FLAME ON

    Let’s get one thing straight… I DO NOT GIVE A FLYING &%$%#!@ ….. about “modern nutritional science”, the folks who write / espouse that crap, also produce such healthy and wholesome items as the great American Fast food menu..

    Bluntly, good food, prepared fresh, in reasonable amounts, combined with reasonable amounts of exercise, (GET OFF YOUR FAT ASSES!!!!), will be more healthy for you than consuming the prepackaged, chemically preserved and flavored, highly salted, over processed organic material that is excreted and extruded as a wonder of “modern nutritional science.”

    To quote a friend, (MaryeAudet@Bakingdelights.com)

    It isn’t meat or butter or eggs or even sugar that are responsible for America’s obesity problem. I really believe it is dependence on foods that are full of chemicals and GMOs AND an inactive lifestyle. The combination is deadly. Problem is people decided to go low fat rather than get rid of the chemicals and move around a little. So now people ingest more chemicals, they are still fat, and they are battling diseases that are brought on by toxins in what they eat.

    FLAME OFF

    While in the green grocers, I noticed fresh Brussels sprouts. Now given the time of year, I had to ask, where they were grown, and the reply was San Mateo, Ca.. Wow… It seems they get FLOWN in… WOW!! … The price.. “UGH!”, but then again, sprouts are mild and sweet at the start of the season, especially if you toss them in hot butter or olive oil after boiling them, or shred them and stir them into hot bacon fat, with some onions and serve with a vinegar dressing.

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  • Valentine’s Day Special – Chocolate Soup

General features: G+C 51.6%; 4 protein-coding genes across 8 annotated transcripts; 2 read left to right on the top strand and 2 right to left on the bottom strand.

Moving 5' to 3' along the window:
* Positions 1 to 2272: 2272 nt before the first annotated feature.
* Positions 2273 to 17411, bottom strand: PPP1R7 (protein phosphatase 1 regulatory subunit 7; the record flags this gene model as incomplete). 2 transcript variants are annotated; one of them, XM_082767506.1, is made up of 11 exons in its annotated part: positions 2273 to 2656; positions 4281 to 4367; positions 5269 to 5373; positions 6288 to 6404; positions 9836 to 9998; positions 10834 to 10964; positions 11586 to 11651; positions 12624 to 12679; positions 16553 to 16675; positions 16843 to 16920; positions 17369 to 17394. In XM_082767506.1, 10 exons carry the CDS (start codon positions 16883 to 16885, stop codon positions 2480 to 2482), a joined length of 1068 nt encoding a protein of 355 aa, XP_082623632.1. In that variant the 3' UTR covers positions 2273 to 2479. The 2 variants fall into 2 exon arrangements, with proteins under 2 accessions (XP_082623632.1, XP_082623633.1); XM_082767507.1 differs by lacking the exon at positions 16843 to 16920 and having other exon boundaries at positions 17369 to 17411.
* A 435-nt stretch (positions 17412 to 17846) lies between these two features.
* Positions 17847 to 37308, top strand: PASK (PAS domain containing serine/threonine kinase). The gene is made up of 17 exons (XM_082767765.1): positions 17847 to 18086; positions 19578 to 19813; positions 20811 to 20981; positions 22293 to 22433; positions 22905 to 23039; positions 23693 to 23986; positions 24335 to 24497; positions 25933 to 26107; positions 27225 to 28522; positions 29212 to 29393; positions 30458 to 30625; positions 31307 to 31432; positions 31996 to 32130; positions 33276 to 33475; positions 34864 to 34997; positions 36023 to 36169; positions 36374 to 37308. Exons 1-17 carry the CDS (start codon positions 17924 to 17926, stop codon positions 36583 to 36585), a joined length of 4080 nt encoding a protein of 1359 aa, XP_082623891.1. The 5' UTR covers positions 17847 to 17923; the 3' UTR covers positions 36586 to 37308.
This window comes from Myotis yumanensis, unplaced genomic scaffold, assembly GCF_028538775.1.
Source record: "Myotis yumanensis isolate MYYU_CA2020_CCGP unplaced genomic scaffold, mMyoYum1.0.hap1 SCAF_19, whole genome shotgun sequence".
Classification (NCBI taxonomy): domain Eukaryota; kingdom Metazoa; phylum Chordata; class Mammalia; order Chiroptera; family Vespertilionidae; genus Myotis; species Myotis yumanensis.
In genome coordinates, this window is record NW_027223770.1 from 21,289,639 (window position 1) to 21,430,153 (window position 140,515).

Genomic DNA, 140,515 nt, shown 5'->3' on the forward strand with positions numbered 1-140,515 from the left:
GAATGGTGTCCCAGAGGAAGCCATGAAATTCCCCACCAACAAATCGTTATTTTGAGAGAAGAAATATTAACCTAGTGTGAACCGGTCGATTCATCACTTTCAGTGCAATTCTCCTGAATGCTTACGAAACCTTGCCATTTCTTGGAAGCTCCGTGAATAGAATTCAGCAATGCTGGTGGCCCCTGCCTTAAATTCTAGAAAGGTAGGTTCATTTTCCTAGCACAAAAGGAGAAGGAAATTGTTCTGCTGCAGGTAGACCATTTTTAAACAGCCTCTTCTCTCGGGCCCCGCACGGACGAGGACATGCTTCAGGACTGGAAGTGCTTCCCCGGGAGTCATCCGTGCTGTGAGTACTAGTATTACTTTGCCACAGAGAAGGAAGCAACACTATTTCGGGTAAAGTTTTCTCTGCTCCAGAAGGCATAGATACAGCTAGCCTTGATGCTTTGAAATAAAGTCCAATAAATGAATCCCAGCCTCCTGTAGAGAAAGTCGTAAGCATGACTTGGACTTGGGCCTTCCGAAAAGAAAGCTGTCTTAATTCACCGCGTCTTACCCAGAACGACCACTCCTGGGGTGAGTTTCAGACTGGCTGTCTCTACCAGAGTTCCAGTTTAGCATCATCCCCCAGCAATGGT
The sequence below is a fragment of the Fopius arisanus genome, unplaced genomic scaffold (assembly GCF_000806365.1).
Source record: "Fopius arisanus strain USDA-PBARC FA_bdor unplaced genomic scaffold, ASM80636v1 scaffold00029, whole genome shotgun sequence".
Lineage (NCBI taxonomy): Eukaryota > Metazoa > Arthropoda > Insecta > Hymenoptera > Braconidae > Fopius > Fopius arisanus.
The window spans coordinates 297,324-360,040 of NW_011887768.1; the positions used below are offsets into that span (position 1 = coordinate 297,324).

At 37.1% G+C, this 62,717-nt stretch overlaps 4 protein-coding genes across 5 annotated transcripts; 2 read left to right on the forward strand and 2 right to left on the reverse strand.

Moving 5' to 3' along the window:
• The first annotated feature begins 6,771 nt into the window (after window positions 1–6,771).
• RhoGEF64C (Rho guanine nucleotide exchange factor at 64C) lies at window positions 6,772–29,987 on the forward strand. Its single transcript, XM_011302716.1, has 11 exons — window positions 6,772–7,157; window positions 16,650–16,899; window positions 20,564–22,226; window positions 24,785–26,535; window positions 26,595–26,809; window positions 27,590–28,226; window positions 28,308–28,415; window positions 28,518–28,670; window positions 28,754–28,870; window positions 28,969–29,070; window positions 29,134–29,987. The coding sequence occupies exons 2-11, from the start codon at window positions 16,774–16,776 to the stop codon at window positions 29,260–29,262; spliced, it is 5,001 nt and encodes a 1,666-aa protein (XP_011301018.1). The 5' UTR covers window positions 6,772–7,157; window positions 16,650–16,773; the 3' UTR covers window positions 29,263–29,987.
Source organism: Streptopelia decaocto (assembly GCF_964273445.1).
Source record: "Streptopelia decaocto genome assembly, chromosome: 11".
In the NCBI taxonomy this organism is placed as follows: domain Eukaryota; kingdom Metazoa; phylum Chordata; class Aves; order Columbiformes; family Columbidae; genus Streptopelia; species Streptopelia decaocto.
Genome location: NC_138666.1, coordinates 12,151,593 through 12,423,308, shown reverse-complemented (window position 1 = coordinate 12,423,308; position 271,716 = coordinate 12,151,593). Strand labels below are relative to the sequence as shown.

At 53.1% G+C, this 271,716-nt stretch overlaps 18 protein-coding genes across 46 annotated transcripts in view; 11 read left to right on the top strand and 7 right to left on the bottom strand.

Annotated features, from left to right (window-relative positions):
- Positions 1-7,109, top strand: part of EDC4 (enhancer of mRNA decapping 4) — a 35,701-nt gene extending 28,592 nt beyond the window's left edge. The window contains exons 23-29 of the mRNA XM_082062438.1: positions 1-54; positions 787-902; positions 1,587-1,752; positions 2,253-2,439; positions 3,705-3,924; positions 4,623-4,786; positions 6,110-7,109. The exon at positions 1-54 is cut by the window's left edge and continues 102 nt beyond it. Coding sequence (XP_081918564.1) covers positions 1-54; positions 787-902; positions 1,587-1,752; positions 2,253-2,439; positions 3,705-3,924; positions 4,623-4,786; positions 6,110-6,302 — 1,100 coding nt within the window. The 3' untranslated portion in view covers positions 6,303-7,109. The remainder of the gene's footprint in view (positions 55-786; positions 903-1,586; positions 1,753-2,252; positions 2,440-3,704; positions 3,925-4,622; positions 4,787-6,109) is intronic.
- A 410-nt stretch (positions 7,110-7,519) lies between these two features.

So thinking of all the things I WISH to be doing, and all the things I will be doing, I think, I should think about what to prepare for Madam Bad Wolf, once I escape all the things I must do.. But enough thinking, it leads to drinking…

    Dinner is a given, but after dinner, perhaps a very thick, very rich chocolate drink, just made for dipping small cookies into, or perhaps fresh strawberries, or bananas. To describe chocolate soup, it’s somewhere between rich hot chocolate, (the richest and most sinfully good) and chocolate mousse, (smooth, stiff, and irresistibly rich).

    This is not a fondue, but really more like a very thick hot chocolate. Thick enough you can eat it with a spoon. Topped with freshly whipped cream it is a dream.. Hmmmm, Chocolate and whipped cream, how much fun can you have with that…… (especially this whipped cream)

    But wait, where is the BadWolf Howl and the Rogue Chef twist… Perhaps I will use some very good spicy chocolate I was gifted, or maybe I’ll use a orange flavored chocolate, and nothing like this is complete without a hint of good bourbon…

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  • Angel’s Kiss

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    So another Christmas has passed. I have returned to the lair and am preparing for the short week to come.

    I am soo not ready for that to happen, I just regained my holiday spirit, and now it’s pretty much over.

    Looking around I have a small selection of good chocolates, and I am looking for a light aperitif to go with them, something coffeeish, but creamy and with a kick. Rummageing around the bar I find some Kahlua, and in the fridge is some cream…

    Sounds like an Angle’s Kiss, or at least a wolf slobber …

    A layered (or “stacked”) drink, sometimes called a pousse-café, is a kind of cocktail in which the slightly different densities of various liqueurs are used to create an array of colored layers, typically three to seven. The specific gravity of the liquid ingredients increases from top to bottom. Liqueurs with the most dissolved sugar and the least alcohol are densest and are put at the bottom. These include fruit juices and cream liqueurs. Those with the least water and the most alcohol, such as rum with 75% alcohol by volume, are floated on top.

    These drinks are made primarily for visual enjoyment rather than taste. They are sipped, sometimes through a silver straw, one liqueur at a time. The drink must be made and handled carefully to avoid mixing; however, some layered drinks, such as shooters, are generally drunk quickly.

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  • A Christmas Toddy

    hotwhiskey

    As always, as I settle in for a winters nap, a server decided to take a crap…
    After several hours service was restored, but now I’m hyped and bored…
    Time for a tea and bourbon delight, just made to let me settle in for the night ..
    And as the kettle warms I find the time, to dig up this ancient rhyme..